The algorithm is not finite since it never terminates so it does not satisfy the finiteness. The algorithm has steps that are not precisely defined. For example, how does one determine if the subject of the chapter is interesting (step 5), how tired do you have to be before you should sleep (step 14). Since it has zero inputs, it satisfies the input condition. The output is specified in step 12 – work exercises so it satisfies the output condition. I am guessing that this algorithm is not effective – for example, step 9 asks if you are mathematically inclined, but there is no effective operation given to determine this.

Knuth’s solution: Not finite nor definite nor effective, perhaps no output; in format, no letter is give before step numbers, no summary phrase appears, and there is no “|”.

Analysis: I got the first part right at least. But I did not even answer the correct question in the second part – I missed the “difference in format” part of the question.

6.  What is T5, the average number of times step E1 is performed when n = 5?

My solution: Using my solution to exercise 2 above, n will decrease by at least on each time through step E1, and the remainder of m divided by n will be at most 4. So the most times that E1 will be executed is 5 times and the average number of times step E1 is performed is 5 / 2 or 2.5

Knuth’s solution: Trying Algorithm E with n = 5 and m = 1, 2, 3, 4, 5, we find that step E1 is executed 2, 3, 4, 3, 1 times, respectively. So the average is 2.6 - T5.

Analysis: Note to self: Answers to questions that Knuth pose need to be preciously figured out, the answer is exact not just about. Oh well. Now I have to figure out Knuth’s solution.

``` m = 1, n = 5, r = 1
m = 5, n = 1, r = 0 answer is 1 and E1 was executed 2 times
```
``` m = 2, n = 5, r = 2
m = 5, n = 2, r = 1
m = 2, n = 1, r = 0 answer is 1 and E1 was executed 3 times
```
``` m = 3, n = 5, r = 3
m = 5, n = 3, r = 2
m = 3, n = 2, r = 1
m = 2, n = 1, r = 0 answer is 1 and E1 was executed 4 times
```
``` m = 4, n = 5, r = 4
m = 5, n = 4, r = 1
m = 4, n = 1, r = 0 answer is 1 and E1 was executed 3 times
```
``` m = 5, n = 5, r = 0 answer is 5 and E1 was executed 1 time
```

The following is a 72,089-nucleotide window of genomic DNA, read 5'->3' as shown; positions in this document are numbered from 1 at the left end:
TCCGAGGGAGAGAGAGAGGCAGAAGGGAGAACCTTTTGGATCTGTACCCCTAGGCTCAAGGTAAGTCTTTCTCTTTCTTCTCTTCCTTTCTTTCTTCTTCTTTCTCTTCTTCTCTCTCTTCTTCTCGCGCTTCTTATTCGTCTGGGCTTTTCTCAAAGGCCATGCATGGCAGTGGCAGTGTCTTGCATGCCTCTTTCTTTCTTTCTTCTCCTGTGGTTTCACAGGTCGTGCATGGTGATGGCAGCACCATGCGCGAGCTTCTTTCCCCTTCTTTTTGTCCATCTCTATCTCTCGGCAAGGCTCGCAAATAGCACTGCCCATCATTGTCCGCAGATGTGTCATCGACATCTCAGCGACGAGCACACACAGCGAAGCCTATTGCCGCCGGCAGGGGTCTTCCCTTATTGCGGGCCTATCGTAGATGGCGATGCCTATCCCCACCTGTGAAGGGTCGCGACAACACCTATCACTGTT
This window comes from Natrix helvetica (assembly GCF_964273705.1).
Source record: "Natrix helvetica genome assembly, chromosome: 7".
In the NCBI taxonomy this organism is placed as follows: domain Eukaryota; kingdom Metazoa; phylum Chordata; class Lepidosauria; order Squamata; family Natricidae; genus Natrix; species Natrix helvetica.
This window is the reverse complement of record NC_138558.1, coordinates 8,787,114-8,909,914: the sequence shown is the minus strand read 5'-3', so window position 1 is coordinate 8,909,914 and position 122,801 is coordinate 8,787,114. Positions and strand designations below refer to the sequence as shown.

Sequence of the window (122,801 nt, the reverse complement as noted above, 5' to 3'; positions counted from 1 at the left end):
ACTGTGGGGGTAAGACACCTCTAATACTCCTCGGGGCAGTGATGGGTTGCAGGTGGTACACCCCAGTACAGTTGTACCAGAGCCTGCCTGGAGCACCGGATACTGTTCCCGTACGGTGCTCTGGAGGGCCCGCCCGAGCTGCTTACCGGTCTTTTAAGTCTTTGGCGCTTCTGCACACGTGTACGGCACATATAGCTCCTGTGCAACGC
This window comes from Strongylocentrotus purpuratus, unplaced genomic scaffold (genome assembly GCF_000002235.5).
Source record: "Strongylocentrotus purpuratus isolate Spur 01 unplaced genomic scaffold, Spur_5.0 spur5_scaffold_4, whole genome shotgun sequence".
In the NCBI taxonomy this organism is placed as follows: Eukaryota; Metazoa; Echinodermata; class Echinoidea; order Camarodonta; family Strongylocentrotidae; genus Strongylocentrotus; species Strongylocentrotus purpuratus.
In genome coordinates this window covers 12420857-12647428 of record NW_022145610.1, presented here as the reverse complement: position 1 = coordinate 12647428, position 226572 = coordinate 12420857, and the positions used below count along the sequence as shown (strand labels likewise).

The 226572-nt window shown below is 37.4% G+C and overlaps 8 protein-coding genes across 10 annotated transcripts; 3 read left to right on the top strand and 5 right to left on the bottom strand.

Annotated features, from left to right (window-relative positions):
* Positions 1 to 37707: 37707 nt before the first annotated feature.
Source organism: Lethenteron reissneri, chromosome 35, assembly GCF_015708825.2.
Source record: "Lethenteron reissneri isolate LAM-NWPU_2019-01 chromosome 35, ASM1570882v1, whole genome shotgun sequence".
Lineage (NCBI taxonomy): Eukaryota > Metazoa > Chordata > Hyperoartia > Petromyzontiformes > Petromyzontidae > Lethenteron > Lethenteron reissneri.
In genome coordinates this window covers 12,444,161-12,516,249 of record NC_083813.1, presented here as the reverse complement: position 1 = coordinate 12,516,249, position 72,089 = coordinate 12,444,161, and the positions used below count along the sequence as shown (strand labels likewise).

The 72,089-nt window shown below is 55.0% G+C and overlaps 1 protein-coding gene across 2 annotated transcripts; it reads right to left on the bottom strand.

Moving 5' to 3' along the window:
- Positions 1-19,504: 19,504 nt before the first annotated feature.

``` Average = (2 + 3 + 4 + 3 +1) / 5 = 13 / 5 = 2.6
```

7. [M21] Suppose that m is known and n is allowed to range over all positive integers; let Um be the average number of times that step E1 is executed in Algorithm E. Show that Um is well defined. Is Um in any way related to Tm?

My Solution: No clue. In order to figure out the M questions, I think that I will 1) try to figure it out, but do not spend a lot of time on it, 2) if I have no clue; I am going straight to Knuth’s solution and then spend the time trying to understand it. Maybe this is a cop out, but I think I will see how this method goes.

Knuth’s solution: In all but a finite number of cases, n > m. And when n > m, the first iteration of Algorithm E merely exchanges these numbers, so Um = Tm + 1.

Analysis: My first question is about the finite number. This is because m is known and there are only m values that are less than or equal to m, so there are in fact, a finite number of cases, n > m. Now, when n > m, the remainder of m divided by n will always be m since m is divisible by n zero times. So the first step of E1 will swap m and n when n > m.

I did not see the difference right away between Um and Tm, but here is what I get: Um is the average number of times step E1 is performed when m is fixed and n varies. Tm, is the average number of times step E1 is performed when n is fixed and m varies.

So when m is fixed and n > m, a swap is made between n and m and now n is fixed so Um = Tm + 1, but if m is fixed and m > n than there is no swap and Um = Tm. I guess Knuth opted not to include this since there are only a finite number of cases when this occurs.